Scooping pennies off wet concrete is the way I keep myself fed. The local fountain sees its share of wishmakers every so often – particularly on holidays, where little girls wish for unicorns and little boys wish for one, too (silently, so their parents won’t judge them).
I guess it’s the majesty of the fountain’s sculpture that draws them in. Her name is Selene, the Greek Goddess of the moon. Her face is soft, supple. The shape of a crescent moon rests upon her curled hair. She stands contrapposto, her right arm extending forwards delicately, calling to viewers. A dove perches upon her upturned fingers, drawing the wishmakers in with a certain promise that all will be okay.
I learned to stop making wishes a long time ago. They never come true, I discovered. Coincidences, my father would tell me, if one did manifest. If you want something, you’ll do the hard work required to make it happen. So I dig my fingernails between the concrete slabs and copper coins, counting change.
My worn beanie slouches over my tired eyes as I stretch for a particularly difficult-to-reach coin. It lies beneath the dove’s body, in the palm of Selene. Only reason I know it’s there is because I saw a girl, one much too old to believe in wishes, toss it earlier today. It was a quarter – 25 cents! How wasteful.
I brace my boots against the dry part of the concrete – where the wishmakers sit. The gap between Selene and I is wide – so I stretch my arm as far as possible. My boot slides up, but I catch myself against Selene’s stony upper arm. My fingers, pruned from digging in the water, scrape against the concrete.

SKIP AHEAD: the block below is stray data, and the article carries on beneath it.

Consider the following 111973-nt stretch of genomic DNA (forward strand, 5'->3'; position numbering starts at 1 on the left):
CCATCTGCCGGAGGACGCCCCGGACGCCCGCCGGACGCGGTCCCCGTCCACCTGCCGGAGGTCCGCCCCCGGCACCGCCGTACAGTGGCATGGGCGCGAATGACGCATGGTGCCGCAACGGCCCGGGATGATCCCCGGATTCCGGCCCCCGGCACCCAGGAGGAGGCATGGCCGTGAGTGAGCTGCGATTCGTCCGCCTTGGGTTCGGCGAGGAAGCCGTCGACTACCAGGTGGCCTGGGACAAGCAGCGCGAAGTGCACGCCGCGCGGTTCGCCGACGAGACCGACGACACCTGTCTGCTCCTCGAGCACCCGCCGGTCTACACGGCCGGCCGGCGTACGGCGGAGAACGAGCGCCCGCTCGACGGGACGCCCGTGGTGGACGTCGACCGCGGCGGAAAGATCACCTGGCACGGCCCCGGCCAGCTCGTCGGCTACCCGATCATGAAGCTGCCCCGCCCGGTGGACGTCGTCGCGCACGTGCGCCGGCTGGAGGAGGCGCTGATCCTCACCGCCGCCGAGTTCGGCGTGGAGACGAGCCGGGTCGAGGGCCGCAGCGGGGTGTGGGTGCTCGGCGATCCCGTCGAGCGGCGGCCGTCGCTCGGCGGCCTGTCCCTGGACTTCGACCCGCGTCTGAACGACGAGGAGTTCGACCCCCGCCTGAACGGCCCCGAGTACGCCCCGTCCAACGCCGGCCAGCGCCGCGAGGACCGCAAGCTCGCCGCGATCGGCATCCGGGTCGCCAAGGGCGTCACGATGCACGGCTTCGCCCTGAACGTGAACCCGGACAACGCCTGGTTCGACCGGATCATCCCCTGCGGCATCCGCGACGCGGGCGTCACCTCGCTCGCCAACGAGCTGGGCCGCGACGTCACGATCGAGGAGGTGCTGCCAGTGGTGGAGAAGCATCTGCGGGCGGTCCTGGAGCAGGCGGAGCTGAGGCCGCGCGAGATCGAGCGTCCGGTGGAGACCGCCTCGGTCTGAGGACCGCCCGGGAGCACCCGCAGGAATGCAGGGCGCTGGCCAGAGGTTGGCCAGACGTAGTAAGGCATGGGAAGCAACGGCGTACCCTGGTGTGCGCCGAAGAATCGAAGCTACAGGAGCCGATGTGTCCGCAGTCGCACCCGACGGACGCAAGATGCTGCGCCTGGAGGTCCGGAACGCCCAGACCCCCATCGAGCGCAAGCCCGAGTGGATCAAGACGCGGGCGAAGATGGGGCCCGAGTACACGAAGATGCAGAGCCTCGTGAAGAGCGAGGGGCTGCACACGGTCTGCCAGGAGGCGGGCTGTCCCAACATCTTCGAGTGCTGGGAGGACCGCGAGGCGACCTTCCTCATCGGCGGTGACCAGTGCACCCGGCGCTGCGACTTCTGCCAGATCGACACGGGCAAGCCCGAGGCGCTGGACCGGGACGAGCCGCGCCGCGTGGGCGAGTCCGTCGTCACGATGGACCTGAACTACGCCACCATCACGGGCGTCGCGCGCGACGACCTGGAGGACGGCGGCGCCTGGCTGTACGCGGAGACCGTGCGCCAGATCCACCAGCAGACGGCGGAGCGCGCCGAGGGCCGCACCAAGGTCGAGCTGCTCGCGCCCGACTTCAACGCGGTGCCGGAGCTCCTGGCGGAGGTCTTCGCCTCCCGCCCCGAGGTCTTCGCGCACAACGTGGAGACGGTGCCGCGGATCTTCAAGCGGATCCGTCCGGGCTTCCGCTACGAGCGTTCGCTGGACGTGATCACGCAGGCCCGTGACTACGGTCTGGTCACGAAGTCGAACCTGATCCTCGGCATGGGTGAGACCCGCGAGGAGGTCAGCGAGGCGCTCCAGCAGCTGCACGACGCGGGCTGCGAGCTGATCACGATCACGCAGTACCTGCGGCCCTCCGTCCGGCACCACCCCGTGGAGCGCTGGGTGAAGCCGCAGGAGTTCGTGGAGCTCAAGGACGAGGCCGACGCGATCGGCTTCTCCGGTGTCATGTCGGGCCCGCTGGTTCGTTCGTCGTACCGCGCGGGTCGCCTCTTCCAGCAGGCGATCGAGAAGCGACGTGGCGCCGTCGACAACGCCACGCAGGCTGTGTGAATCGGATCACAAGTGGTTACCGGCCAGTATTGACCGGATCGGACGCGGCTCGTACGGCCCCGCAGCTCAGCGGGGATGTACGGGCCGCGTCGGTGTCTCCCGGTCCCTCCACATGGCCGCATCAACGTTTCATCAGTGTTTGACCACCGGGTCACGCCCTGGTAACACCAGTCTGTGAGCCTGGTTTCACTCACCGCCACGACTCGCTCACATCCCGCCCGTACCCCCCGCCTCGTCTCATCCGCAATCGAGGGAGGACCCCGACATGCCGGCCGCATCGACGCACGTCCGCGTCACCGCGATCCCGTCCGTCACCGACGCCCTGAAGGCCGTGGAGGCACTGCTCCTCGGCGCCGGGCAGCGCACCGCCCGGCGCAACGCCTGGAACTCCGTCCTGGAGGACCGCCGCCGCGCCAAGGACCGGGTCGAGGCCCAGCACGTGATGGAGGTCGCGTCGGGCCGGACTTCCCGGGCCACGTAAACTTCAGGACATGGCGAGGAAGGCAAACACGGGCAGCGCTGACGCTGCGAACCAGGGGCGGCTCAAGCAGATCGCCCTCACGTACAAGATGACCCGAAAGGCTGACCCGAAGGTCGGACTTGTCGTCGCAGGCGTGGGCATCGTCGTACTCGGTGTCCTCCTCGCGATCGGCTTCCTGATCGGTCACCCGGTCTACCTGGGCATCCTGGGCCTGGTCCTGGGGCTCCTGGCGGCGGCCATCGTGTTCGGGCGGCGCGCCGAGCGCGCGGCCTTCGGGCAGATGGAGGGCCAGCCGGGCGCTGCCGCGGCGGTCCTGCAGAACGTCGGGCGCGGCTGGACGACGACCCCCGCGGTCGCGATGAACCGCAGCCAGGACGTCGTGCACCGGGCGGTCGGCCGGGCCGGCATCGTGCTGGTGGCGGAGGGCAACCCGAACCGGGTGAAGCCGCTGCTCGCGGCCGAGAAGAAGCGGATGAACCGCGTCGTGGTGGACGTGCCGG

Pulling myself back up, I feel strangers passing by. To them, I’m just a homeless bum, doing weird things to the statue. I find my balance and try again. This time, I’ve got it. I reach one finger beneath the dove, into her palm, sliding it around until I feel it – a small, circular disc with a grooved rim. I slide it out of her palm and into mine.
My foot loses its grip entirely. I plummet face first. My nose cracks against the statue, then I slip into the water. Blood mixes with water. The scratches across my face burn. I am submerged, only my legs out of the water.
Coin in my hand, I close my eyes. Exhaustion catches up with me. Water swishes into my eardrums. Delirium sets in. For the briefest of moments, I am transported to another realm – one of wishes come true. In this world, distant parents connect fingertips and a ravishingly pink unicorn carries a giggling girl and her boisterous brother across a frozen lake.
A tight fist grips me by the tatters of my overcoat, tossing me against the pavement. For a moment, I see my father. Then his visage fades and I see a young man, one I imagine would mock me in the daylight. He takes my coat off, then his, and places it over my shoulders.
“Let’s get you inside, how does that sound?”
I nod weakly, quarter gripped in my palm. Water spurts out my mouth. I look up to Selene, whisper a tired thank you.
“What’s that?” The young man asks me.
“Thank you,” I repeat, this time louder, with a bit more conviction, a bit more hope.
Kaleb Tutt is a writer from South Louisiana. He has a poem about lonely stars in MoonchildMag and a piece of flash about lucid dreaming in WhoWritesShortShorts. Find him on Twitter @KalebT96. He has a website, too – spillingsomeink.wordpress.com.
Image: Matt Jones